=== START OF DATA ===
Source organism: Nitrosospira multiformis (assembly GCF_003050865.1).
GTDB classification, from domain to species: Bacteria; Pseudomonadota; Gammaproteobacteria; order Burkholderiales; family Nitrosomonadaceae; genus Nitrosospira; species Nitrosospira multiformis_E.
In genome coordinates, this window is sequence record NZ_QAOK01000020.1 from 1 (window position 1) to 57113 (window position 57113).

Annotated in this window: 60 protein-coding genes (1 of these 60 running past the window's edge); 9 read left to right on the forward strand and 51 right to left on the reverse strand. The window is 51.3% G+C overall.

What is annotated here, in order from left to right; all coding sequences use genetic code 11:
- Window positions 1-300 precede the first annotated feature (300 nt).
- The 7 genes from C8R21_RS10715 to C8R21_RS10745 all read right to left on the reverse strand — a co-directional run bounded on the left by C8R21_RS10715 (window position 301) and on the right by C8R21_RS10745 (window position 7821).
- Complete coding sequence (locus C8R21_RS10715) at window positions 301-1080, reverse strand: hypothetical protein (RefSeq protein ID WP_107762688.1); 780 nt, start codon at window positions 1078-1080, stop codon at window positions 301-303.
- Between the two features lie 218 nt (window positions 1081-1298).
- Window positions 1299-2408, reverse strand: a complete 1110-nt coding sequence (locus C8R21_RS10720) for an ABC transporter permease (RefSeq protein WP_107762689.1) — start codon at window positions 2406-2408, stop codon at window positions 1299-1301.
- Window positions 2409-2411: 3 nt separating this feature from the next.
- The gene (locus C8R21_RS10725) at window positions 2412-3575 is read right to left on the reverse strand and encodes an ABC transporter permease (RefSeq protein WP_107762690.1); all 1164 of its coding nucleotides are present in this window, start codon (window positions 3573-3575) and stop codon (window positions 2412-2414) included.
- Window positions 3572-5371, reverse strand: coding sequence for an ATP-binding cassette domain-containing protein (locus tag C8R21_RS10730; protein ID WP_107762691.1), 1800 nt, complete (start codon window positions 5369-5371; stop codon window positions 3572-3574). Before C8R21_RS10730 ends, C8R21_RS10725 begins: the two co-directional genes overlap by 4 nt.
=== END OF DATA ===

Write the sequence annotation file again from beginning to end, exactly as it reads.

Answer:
Source organism: Nitrosospira multiformis (assembly GCF_003050865.1).
GTDB classification, from domain to species: Bacteria; Pseudomonadota; Gammaproteobacteria; order Burkholderiales; family Nitrosomonadaceae; genus Nitrosospira; species Nitrosospira multiformis_E.
In genome coordinates, this window is sequence record NZ_QAOK01000020.1 from 1 (window position 1) to 57113 (window position 57113).

Annotated in this window: 60 protein-coding genes (1 of these 60 running past the window's edge); 9 read left to right on the forward strand and 51 right to left on the reverse strand. The window is 51.3% G+C overall.

What is annotated here, in order from left to right; all coding sequences use genetic code 11:
- Window positions 1-300 precede the first annotated feature (300 nt).
- The 7 genes from C8R21_RS10715 to C8R21_RS10745 all read right to left on the reverse strand — a co-directional run bounded on the left by C8R21_RS10715 (window position 301) and on the right by C8R21_RS10745 (window position 7821).
- Complete coding sequence (locus C8R21_RS10715) at window positions 301-1080, reverse strand: hypothetical protein (RefSeq protein ID WP_107762688.1); 780 nt, start codon at window positions 1078-1080, stop codon at window positions 301-303.
- Between the two features lie 218 nt (window positions 1081-1298).
- Window positions 1299-2408, reverse strand: a complete 1110-nt coding sequence (locus C8R21_RS10720) for an ABC transporter permease (RefSeq protein WP_107762689.1) — start codon at window positions 2406-2408, stop codon at window positions 1299-1301.
- Window positions 2409-2411: 3 nt separating this feature from the next.
- The gene (locus C8R21_RS10725) at window positions 2412-3575 is read right to left on the reverse strand and encodes an ABC transporter permease (RefSeq protein WP_107762690.1); all 1164 of its coding nucleotides are present in this window, start codon (window positions 3573-3575) and stop codon (window positions 2412-2414) included.
- Window positions 3572-5371, reverse strand: coding sequence for an ATP-binding cassette domain-containing protein (locus tag C8R21_RS10730; protein ID WP_107762691.1), 1800 nt, complete (start codon window positions 5369-5371; stop codon window positions 3572-3574). Before C8R21_RS10730 ends, C8R21_RS10725 begins: the two co-directional genes overlap by 4 nt.